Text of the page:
When father-son duo Richard Batenburg Jr. and Rick Batenburg III were approached about turning their cannabis business into a reality TV series, they had an immediate question: Why?
“Frankly, we were shocked, because we don’t think we’re that interesting,” Batenburg III said via Zoom from his Denver office on Thursday. “But we’re very excitable and have a high risk tolerance. They saw potential in the family-business concept, so that’s how we ended up as the hub of the show.”
The Batenburgs own and operate The Clear, which makes and sells cannabis edibles, oils and pre-rolled joints. In addition, the Denver-based team’s $125 million portfolio of assets includes various marijuana extraction, growing and retail companies and products, spread across nine states.
Private investments from about 120 friends and industry players have pushed them to the forefront of the multibillion-dollar legal weed industry, they said.
Producers have been filming for the series, dubbed “High Science,” this week in Colorado, grabbing cinematic footage of the Batenburgs at work and in the open. (The Denver Post was shown a preview of a dramatic opening shot of them walking toward the camera, the younger Batenburg exhaling a massive hit from his weed vape-pen.)
The show’s focus on different businesses and personalities in the legal-weed world will give it a national perspective, said Batenburg Jr., who formerly operated comedy and jazz clubs and, along with his son, co-owns the Breckenridge Vipers semi-pro hockey team — which Brandenburg III still plays on.
That, and the behind-the-scenes pedigree of “High Science,” first reported by Westword on Wednesday, already give the nascent series an edge.
While the show has not yet been picked up by a network, production on the eight-episode debut season is already well underway with several TV veterans attached, including Colorado-based producer Patrick Hackett. Executive producer Rick McKillop has won a pair of Primetime Emmy awards and produced titles such as “Duck Dynasty,” “Bates Motel,” “Longmire” and Storage Wars.” While he was head of the History Channel, he also developed series such as “Pawn Stars,” “Ice Road Truckers,” “American Pickers,” “Ax Men” and “Swamp People.”
Director and showrunner Brandon Clark is behind the Colorado-set rom-com “The Engagement Plot,” and takes turns working on “High Science” and his other projects, Batenburg III said. Coordinating producer Ed LeClere first hatched the idea, and had been developing it for three years when he brought it to the Batenburgs.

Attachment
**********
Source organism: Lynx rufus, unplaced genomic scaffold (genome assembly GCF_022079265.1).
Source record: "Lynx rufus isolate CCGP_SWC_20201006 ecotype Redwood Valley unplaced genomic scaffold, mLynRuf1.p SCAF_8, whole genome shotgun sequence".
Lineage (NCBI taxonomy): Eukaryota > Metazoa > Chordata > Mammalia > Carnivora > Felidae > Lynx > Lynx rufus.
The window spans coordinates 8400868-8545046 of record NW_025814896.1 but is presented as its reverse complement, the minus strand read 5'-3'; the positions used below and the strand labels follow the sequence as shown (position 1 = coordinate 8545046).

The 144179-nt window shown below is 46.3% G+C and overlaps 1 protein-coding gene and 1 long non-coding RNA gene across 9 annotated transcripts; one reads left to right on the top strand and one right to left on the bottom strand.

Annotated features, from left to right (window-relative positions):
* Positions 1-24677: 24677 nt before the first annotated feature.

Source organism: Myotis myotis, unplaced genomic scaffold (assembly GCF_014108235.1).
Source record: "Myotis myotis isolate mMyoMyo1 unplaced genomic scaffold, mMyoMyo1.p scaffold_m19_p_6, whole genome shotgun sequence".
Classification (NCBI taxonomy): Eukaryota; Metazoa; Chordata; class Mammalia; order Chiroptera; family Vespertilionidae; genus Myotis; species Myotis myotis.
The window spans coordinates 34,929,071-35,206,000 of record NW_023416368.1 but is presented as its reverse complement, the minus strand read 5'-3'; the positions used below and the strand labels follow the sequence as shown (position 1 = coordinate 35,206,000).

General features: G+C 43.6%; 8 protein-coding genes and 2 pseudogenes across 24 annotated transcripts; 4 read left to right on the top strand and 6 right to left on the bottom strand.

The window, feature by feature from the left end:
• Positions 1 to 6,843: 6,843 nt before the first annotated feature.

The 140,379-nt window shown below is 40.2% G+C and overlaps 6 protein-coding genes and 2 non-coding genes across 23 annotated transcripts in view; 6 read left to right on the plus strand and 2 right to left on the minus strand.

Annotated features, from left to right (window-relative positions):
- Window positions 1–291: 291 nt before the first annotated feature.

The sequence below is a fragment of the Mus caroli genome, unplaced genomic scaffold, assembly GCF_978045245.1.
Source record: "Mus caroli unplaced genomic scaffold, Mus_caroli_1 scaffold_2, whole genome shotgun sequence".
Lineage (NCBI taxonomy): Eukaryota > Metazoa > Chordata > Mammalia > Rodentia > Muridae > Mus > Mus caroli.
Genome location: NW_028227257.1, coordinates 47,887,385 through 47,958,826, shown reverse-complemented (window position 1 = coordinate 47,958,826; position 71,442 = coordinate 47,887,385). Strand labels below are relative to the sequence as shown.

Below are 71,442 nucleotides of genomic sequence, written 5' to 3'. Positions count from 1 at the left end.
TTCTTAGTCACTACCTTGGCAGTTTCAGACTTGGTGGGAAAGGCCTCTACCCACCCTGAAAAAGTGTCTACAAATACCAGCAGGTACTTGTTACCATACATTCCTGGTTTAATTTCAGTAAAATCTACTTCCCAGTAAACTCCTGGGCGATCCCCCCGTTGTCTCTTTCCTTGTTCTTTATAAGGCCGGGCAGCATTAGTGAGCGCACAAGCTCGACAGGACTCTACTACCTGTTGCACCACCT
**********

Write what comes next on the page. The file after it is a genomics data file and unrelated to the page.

“Cannabis changed his life after an injury, because he was on so many pain meds he couldn’t even function,” said Batenburg Jr. “This idea of a reality series that highlighted the benefits from a medical perspective eventually grew into, ‘How do we make this entertaining?’ ”
The answer is variety. From stalking smugglers who have gone legit to profiling industry icons such as Massachusetts’ Greg “Chem” Krzanowski, the show will explore and educate about the history, chemistry and uses of cannabis. As the first state to legalize recreational cannabis starting in 2014, Colorado seemed like the natural choice.
“We’re the suits,” Batenburg Jr. said with a laugh. “Hollywood likes formulas, and people like what they know. So we’re bridging that gap between the (business world) and the stereotypical OGs, Rastafarian warriors, Earth mothers and the flower faithful.”
The Batenburgs hope to sell the show to a gold-standard network such as Discovery or A&E, bypassing the streaming-only route for a broadcast series that reaches the most households possible. Removing the stigma from weed and educating people — even stoners and lovers of the plant — is just as important as creating a slick, watchable TV show, they said.
“It’s a me-and-him-against-the-world type of dynamic,” Bateburg III said. “We’ve bet the farm, so to speak, and are trying to see what that looks like in real life. It’s our money, and the people I care about’s money. It’s a fine line to walk, creating a corporation while not losing the soul of what the product represents.”
“There’s a lot of subject matter within the context of each episode,” Bateburg Jr. added. “It’s not just me yelling at Rick like in ‘Orange County Choppers.’ ”
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